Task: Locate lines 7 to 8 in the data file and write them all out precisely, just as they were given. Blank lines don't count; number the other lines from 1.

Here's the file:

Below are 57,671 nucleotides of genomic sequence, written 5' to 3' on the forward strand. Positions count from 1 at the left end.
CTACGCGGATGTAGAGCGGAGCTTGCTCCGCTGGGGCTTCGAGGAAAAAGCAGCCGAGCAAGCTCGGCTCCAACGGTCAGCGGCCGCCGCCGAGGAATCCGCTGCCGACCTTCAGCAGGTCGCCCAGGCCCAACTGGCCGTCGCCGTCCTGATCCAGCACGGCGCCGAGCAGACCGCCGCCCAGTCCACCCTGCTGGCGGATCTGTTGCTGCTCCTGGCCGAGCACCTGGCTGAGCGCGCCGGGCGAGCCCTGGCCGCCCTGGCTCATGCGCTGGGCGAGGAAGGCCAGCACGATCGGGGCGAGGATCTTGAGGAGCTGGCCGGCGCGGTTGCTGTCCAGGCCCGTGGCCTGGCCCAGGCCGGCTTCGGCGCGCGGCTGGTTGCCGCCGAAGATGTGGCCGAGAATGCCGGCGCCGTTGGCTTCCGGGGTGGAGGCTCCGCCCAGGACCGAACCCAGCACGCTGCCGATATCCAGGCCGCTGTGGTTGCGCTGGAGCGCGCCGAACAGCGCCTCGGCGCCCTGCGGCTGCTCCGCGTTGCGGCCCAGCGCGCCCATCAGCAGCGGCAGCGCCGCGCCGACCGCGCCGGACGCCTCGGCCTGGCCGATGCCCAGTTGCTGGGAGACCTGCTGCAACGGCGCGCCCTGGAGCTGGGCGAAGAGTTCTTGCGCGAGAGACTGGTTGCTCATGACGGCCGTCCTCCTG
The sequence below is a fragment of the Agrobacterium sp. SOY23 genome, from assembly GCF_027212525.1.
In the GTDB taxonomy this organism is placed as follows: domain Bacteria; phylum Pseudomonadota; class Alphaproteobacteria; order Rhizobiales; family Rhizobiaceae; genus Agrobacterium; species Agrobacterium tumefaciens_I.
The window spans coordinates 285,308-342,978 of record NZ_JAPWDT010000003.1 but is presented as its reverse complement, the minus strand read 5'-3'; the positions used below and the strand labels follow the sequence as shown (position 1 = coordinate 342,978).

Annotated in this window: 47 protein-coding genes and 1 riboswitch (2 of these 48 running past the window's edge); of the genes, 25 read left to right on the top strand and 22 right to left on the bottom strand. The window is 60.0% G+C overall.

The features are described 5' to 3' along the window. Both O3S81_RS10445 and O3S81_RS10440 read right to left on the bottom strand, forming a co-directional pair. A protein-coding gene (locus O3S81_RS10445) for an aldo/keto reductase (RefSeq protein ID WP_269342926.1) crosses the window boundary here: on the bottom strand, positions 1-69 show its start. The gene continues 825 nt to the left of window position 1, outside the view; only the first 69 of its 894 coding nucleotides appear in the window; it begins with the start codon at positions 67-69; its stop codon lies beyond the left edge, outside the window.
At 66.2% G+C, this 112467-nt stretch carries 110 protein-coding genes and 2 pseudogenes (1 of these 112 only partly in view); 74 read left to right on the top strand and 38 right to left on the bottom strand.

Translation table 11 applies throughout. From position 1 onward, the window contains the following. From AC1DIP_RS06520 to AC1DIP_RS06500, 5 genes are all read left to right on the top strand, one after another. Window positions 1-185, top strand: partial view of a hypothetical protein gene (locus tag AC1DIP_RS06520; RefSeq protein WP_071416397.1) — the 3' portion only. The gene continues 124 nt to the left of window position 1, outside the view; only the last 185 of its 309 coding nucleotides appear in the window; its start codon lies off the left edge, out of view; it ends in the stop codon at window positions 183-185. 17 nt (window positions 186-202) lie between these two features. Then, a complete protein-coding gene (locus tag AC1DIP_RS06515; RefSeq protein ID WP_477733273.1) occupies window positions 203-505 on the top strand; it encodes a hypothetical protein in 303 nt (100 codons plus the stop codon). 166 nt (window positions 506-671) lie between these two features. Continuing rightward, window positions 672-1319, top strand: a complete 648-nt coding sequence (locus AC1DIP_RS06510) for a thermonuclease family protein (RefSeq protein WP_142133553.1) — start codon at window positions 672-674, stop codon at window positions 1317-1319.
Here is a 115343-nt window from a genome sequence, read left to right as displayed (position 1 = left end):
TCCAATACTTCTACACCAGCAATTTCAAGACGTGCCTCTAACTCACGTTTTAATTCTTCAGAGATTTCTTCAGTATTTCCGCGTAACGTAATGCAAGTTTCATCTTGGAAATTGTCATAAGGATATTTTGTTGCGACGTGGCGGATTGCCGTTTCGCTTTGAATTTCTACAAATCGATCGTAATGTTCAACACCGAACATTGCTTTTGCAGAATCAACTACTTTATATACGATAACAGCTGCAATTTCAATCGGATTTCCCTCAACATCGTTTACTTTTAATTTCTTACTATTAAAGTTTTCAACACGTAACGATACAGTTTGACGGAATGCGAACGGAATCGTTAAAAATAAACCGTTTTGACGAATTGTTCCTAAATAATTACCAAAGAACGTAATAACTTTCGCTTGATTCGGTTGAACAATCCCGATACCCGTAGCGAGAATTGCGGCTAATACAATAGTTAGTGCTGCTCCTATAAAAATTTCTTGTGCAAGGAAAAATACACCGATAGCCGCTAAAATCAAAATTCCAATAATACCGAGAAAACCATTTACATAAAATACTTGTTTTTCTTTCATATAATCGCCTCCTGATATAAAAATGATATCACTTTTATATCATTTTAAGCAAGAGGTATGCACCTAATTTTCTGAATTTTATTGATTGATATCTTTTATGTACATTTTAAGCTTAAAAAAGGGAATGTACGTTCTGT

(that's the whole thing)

The features are described 5' to 3' along the window. Both O3S81_RS10445 and O3S81_RS10440 read right to left on the bottom strand, forming a co-directional pair. A protein-coding gene (locus O3S81_RS10445) for an aldo/keto reductase (RefSeq protein ID WP_269342926.1) crosses the window boundary here: on the bottom strand, positions 1-69 show its start. The gene continues 825 nt to the left of window position 1, outside the view; only the first 69 of its 894 coding nucleotides appear in the window; it begins with the start codon at positions 67-69; its stop codon lies beyond the left edge, outside the window.
At 66.2% G+C, this 112467-nt stretch carries 110 protein-coding genes and 2 pseudogenes (1 of these 112 only partly in view); 74 read left to right on the top strand and 38 right to left on the bottom strand.